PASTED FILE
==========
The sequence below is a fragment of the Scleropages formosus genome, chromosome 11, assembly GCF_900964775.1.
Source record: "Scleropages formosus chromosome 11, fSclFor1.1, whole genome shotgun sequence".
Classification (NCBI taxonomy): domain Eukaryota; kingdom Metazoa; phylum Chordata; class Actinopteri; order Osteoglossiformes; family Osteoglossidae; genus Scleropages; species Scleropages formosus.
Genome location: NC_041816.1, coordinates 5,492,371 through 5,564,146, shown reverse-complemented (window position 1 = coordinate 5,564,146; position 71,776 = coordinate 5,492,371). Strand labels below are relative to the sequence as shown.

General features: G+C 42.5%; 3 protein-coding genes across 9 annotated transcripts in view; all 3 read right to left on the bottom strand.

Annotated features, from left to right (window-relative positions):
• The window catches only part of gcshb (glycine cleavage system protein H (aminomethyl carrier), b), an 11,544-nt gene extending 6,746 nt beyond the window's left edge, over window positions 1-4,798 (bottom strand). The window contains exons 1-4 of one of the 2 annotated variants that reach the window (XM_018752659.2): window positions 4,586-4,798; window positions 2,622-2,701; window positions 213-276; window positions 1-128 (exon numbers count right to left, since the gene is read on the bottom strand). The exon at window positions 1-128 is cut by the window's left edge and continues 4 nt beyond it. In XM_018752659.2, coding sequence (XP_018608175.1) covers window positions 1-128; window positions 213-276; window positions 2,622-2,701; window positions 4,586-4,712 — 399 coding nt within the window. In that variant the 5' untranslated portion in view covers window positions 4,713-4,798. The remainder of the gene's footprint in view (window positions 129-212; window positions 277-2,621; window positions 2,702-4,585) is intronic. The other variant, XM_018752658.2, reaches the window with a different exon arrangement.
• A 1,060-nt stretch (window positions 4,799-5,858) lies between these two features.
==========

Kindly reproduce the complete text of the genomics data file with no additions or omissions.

The sequence below is a fragment of the Scleropages formosus genome, chromosome 11, assembly GCF_900964775.1.
Source record: "Scleropages formosus chromosome 11, fSclFor1.1, whole genome shotgun sequence".
Classification (NCBI taxonomy): domain Eukaryota; kingdom Metazoa; phylum Chordata; class Actinopteri; order Osteoglossiformes; family Osteoglossidae; genus Scleropages; species Scleropages formosus.
Genome location: NC_041816.1, coordinates 5,492,371 through 5,564,146, shown reverse-complemented (window position 1 = coordinate 5,564,146; position 71,776 = coordinate 5,492,371). Strand labels below are relative to the sequence as shown.

General features: G+C 42.5%; 3 protein-coding genes across 9 annotated transcripts in view; all 3 read right to left on the bottom strand.

Annotated features, from left to right (window-relative positions):
• The window catches only part of gcshb (glycine cleavage system protein H (aminomethyl carrier), b), an 11,544-nt gene extending 6,746 nt beyond the window's left edge, over window positions 1-4,798 (bottom strand). The window contains exons 1-4 of one of the 2 annotated variants that reach the window (XM_018752659.2): window positions 4,586-4,798; window positions 2,622-2,701; window positions 213-276; window positions 1-128 (exon numbers count right to left, since the gene is read on the bottom strand). The exon at window positions 1-128 is cut by the window's left edge and continues 4 nt beyond it. In XM_018752659.2, coding sequence (XP_018608175.1) covers window positions 1-128; window positions 213-276; window positions 2,622-2,701; window positions 4,586-4,712 — 399 coding nt within the window. In that variant the 5' untranslated portion in view covers window positions 4,713-4,798. The remainder of the gene's footprint in view (window positions 129-212; window positions 277-2,621; window positions 2,702-4,585) is intronic. The other variant, XM_018752658.2, reaches the window with a different exon arrangement.
• A 1,060-nt stretch (window positions 4,799-5,858) lies between these two features.